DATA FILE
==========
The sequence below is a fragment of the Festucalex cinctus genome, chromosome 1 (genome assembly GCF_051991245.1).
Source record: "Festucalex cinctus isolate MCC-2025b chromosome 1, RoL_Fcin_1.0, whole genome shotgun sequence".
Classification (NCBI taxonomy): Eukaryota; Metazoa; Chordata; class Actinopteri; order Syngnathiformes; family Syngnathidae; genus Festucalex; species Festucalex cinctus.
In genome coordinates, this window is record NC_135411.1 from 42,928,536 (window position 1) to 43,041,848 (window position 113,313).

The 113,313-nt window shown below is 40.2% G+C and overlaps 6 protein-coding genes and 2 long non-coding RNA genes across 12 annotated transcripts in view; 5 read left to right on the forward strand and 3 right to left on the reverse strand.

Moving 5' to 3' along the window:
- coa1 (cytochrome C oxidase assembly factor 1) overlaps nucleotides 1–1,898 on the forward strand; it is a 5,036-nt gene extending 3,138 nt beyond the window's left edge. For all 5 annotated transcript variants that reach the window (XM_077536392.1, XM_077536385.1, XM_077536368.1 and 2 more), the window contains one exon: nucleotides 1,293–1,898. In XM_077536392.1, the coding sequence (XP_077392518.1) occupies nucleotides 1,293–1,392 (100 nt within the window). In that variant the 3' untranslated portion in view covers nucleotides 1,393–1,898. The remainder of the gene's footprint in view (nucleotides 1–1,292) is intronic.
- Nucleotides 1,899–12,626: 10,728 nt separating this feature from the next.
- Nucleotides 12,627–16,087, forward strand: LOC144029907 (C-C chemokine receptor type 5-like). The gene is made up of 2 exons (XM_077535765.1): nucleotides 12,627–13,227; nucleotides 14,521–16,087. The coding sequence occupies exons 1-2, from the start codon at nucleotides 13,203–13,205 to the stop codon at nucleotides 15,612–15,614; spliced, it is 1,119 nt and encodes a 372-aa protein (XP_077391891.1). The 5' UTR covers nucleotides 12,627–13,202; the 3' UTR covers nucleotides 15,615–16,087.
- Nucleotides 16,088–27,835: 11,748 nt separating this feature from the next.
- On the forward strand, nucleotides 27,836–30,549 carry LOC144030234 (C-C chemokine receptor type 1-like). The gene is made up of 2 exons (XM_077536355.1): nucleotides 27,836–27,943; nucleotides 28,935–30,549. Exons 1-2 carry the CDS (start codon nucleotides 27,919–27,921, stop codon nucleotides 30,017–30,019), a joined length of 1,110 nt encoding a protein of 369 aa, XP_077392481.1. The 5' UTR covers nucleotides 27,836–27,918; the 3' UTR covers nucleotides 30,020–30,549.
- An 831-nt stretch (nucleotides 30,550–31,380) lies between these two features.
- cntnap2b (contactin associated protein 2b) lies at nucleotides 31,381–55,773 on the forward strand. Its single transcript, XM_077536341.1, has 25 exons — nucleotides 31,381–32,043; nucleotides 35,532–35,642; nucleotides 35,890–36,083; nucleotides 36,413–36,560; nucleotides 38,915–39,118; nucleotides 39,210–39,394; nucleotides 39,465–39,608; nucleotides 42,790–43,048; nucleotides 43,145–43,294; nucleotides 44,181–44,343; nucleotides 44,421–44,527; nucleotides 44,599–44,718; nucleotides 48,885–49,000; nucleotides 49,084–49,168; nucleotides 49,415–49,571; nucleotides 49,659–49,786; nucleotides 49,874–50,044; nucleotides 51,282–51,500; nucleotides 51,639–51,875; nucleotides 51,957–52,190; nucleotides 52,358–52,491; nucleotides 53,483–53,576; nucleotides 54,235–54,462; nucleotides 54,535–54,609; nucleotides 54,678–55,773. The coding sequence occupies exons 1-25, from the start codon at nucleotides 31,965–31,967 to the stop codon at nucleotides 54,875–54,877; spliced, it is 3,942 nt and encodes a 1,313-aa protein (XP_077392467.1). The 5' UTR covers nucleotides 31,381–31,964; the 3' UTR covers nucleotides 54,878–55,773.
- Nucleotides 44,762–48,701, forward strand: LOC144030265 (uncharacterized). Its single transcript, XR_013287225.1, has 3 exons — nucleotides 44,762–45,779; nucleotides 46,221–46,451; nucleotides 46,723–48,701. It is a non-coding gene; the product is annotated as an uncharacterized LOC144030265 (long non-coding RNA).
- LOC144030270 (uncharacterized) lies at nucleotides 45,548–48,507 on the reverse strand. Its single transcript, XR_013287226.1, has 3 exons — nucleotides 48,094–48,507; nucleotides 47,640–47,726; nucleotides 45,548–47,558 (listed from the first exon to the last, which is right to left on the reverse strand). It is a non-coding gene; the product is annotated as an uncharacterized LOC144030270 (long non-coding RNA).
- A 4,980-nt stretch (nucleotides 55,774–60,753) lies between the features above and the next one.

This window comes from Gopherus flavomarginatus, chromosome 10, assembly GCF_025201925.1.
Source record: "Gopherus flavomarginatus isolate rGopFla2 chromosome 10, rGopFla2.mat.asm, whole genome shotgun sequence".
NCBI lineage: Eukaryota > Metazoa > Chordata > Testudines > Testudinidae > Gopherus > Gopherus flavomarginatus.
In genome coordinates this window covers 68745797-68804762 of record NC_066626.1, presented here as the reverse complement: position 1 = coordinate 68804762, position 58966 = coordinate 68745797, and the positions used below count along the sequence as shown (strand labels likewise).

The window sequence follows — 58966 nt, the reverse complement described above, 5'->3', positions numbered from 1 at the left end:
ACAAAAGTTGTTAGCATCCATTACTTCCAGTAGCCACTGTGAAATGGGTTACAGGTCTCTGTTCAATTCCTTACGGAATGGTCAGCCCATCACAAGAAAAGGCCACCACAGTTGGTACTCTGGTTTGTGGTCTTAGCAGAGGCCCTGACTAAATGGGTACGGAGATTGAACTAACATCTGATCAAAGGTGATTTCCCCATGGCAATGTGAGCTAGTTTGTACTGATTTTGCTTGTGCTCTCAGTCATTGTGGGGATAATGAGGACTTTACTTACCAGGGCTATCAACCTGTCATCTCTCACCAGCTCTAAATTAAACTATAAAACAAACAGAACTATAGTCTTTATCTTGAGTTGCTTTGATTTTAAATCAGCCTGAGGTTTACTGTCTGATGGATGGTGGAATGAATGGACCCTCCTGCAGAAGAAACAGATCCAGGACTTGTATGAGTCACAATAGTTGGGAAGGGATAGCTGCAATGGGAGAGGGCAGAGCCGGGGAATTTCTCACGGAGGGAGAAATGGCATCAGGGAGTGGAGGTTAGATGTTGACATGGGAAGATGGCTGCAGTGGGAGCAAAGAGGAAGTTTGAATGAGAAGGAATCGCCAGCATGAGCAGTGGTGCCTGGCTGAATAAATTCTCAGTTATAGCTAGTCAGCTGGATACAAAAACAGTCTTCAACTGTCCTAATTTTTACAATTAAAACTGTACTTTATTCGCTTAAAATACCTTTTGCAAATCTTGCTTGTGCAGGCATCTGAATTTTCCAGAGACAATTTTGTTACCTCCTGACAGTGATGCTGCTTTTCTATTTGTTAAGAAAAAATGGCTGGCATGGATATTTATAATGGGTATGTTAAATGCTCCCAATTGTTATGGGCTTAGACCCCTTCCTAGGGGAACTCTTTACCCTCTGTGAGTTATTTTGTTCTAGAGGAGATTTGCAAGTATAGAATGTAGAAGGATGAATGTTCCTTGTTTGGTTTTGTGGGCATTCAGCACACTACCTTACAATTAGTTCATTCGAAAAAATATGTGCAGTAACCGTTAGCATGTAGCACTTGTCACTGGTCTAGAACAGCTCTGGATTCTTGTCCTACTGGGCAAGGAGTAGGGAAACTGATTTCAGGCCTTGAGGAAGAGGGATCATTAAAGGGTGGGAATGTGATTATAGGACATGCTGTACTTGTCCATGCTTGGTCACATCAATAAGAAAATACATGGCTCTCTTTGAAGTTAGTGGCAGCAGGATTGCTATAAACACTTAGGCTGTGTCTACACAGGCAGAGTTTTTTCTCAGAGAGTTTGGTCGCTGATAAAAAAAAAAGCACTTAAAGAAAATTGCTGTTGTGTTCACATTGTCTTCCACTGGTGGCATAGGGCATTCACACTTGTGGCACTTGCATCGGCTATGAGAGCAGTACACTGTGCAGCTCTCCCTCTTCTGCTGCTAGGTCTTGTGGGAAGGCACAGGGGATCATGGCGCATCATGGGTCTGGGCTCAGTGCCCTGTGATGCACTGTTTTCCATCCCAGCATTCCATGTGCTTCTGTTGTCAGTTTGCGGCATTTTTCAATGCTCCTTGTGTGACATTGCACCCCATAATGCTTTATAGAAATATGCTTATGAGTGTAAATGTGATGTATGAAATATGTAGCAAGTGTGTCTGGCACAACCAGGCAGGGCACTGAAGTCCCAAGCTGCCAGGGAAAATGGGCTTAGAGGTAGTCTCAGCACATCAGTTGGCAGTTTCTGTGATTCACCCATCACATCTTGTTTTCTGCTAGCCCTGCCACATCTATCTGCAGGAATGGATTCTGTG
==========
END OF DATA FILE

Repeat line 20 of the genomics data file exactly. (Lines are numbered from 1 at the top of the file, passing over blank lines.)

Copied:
In genome coordinates this window covers 68745797-68804762 of record NC_066626.1, presented here as the reverse complement: position 1 = coordinate 68804762, position 58966 = coordinate 68745797, and the positions used below count along the sequence as shown (strand labels likewise).